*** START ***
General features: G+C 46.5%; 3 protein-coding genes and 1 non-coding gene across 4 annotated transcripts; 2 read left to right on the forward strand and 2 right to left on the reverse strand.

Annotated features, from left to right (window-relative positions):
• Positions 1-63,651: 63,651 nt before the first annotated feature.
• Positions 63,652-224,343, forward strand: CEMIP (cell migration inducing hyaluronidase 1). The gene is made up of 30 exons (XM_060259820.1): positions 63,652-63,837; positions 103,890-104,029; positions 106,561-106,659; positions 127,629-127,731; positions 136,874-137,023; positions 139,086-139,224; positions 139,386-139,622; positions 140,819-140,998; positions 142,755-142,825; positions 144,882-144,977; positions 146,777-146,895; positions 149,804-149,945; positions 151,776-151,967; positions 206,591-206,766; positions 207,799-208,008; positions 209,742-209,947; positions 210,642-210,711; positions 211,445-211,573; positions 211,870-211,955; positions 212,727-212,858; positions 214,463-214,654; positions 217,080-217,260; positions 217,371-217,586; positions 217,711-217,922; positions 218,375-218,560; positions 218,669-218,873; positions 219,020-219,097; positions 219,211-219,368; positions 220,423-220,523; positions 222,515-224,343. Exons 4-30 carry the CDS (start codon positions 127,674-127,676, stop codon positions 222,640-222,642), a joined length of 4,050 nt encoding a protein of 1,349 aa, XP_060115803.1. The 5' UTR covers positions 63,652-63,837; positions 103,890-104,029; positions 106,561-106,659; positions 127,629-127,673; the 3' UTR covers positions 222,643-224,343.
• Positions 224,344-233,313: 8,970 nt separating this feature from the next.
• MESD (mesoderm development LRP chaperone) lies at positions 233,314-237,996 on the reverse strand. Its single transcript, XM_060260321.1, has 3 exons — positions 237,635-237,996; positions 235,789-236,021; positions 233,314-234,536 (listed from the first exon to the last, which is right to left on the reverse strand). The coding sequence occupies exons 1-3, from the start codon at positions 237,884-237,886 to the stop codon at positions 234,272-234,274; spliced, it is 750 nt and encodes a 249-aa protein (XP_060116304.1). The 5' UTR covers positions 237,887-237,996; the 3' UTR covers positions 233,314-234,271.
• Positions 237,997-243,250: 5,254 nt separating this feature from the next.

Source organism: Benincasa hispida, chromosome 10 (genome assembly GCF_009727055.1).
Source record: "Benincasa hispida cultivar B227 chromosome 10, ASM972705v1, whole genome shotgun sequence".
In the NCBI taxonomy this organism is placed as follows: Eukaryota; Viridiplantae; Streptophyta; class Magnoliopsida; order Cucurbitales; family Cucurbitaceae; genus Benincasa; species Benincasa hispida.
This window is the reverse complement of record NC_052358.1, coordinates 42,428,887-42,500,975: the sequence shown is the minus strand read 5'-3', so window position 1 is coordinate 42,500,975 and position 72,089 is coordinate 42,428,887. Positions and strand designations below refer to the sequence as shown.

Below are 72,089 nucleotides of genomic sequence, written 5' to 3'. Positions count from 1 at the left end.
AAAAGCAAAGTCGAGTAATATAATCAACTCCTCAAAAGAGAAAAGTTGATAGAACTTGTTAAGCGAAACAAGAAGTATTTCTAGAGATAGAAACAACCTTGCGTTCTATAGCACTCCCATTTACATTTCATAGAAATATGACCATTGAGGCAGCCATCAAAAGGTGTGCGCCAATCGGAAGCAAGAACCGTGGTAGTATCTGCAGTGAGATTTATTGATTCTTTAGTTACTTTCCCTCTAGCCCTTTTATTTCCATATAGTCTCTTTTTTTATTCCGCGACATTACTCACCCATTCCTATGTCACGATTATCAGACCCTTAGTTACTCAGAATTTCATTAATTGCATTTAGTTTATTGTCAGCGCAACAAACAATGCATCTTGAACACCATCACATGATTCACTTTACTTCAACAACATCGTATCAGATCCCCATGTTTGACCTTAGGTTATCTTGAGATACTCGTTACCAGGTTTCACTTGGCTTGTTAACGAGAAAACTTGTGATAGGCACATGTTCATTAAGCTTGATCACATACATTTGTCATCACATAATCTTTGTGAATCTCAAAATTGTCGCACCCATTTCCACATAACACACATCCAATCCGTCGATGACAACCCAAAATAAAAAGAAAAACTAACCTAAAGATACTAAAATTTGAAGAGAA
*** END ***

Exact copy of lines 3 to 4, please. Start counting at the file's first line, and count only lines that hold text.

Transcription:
• Positions 1-63,651: 63,651 nt before the first annotated feature.
• Positions 63,652-224,343, forward strand: CEMIP (cell migration inducing hyaluronidase 1). The gene is made up of 30 exons (XM_060259820.1): positions 63,652-63,837; positions 103,890-104,029; positions 106,561-106,659; positions 127,629-127,731; positions 136,874-137,023; positions 139,086-139,224; positions 139,386-139,622; positions 140,819-140,998; positions 142,755-142,825; positions 144,882-144,977; positions 146,777-146,895; positions 149,804-149,945; positions 151,776-151,967; positions 206,591-206,766; positions 207,799-208,008; positions 209,742-209,947; positions 210,642-210,711; positions 211,445-211,573; positions 211,870-211,955; positions 212,727-212,858; positions 214,463-214,654; positions 217,080-217,260; positions 217,371-217,586; positions 217,711-217,922; positions 218,375-218,560; positions 218,669-218,873; positions 219,020-219,097; positions 219,211-219,368; positions 220,423-220,523; positions 222,515-224,343. Exons 4-30 carry the CDS (start codon positions 127,674-127,676, stop codon positions 222,640-222,642), a joined length of 4,050 nt encoding a protein of 1,349 aa, XP_060115803.1. The 5' UTR covers positions 63,652-63,837; positions 103,890-104,029; positions 106,561-106,659; positions 127,629-127,673; the 3' UTR covers positions 222,643-224,343.